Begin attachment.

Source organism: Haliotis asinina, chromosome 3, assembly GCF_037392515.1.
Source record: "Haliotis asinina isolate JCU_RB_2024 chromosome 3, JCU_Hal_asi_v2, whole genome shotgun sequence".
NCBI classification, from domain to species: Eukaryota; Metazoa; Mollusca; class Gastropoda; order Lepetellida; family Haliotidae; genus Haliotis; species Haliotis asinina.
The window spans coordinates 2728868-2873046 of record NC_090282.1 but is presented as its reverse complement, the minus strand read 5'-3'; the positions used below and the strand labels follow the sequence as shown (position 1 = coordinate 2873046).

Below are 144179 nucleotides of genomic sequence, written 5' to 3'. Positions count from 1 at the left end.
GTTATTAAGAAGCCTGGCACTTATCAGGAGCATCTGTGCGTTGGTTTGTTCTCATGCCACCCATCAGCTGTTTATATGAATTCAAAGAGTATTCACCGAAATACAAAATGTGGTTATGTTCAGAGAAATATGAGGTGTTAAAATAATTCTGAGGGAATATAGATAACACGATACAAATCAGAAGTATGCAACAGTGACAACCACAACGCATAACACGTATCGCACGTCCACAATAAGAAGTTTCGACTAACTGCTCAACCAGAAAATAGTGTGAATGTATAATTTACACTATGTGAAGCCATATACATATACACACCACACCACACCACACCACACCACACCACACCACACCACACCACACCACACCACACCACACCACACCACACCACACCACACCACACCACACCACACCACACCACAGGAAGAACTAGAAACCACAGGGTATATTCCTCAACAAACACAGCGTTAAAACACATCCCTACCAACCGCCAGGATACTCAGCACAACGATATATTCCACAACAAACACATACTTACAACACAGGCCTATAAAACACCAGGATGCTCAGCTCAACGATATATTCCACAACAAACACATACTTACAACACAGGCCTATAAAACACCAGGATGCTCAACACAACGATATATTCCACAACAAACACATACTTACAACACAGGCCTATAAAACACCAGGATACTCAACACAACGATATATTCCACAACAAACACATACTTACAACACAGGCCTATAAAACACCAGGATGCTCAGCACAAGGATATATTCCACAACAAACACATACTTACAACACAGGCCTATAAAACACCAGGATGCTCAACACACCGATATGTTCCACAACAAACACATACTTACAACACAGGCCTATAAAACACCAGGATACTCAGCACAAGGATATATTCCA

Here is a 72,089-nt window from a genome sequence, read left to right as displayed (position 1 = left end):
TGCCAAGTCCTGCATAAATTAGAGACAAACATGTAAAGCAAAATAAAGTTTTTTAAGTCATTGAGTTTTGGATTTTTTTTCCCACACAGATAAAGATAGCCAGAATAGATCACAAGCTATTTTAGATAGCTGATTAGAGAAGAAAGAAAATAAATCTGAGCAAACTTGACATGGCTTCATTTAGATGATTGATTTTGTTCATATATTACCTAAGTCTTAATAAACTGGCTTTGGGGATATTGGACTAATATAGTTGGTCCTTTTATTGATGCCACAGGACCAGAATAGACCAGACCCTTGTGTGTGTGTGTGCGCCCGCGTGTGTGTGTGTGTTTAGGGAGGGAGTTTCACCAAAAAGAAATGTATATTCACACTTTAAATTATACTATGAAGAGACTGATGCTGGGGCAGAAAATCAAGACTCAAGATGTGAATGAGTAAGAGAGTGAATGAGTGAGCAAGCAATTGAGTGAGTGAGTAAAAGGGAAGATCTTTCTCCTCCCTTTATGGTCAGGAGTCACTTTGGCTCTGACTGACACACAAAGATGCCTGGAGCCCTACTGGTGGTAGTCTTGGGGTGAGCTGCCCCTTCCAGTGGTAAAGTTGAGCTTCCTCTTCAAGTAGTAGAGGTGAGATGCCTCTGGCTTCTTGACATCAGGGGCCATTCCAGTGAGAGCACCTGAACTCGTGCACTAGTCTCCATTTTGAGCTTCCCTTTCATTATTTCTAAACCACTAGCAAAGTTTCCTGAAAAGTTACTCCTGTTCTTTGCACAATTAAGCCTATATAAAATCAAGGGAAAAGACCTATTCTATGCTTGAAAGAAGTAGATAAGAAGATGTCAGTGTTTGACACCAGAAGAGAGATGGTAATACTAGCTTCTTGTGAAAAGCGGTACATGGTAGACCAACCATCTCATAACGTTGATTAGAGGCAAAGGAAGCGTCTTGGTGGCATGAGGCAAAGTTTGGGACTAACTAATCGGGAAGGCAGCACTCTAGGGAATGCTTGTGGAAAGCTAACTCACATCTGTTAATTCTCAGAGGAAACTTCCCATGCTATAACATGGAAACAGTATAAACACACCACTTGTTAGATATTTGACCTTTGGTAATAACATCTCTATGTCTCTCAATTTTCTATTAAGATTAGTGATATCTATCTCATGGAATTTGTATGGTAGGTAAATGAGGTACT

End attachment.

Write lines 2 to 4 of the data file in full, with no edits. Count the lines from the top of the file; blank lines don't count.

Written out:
Source record: "Haliotis asinina isolate JCU_RB_2024 chromosome 3, JCU_Hal_asi_v2, whole genome shotgun sequence".
NCBI classification, from domain to species: Eukaryota; Metazoa; Mollusca; class Gastropoda; order Lepetellida; family Haliotidae; genus Haliotis; species Haliotis asinina.
The window spans coordinates 2728868-2873046 of record NC_090282.1 but is presented as its reverse complement, the minus strand read 5'-3'; the positions used below and the strand labels follow the sequence as shown (position 1 = coordinate 2873046).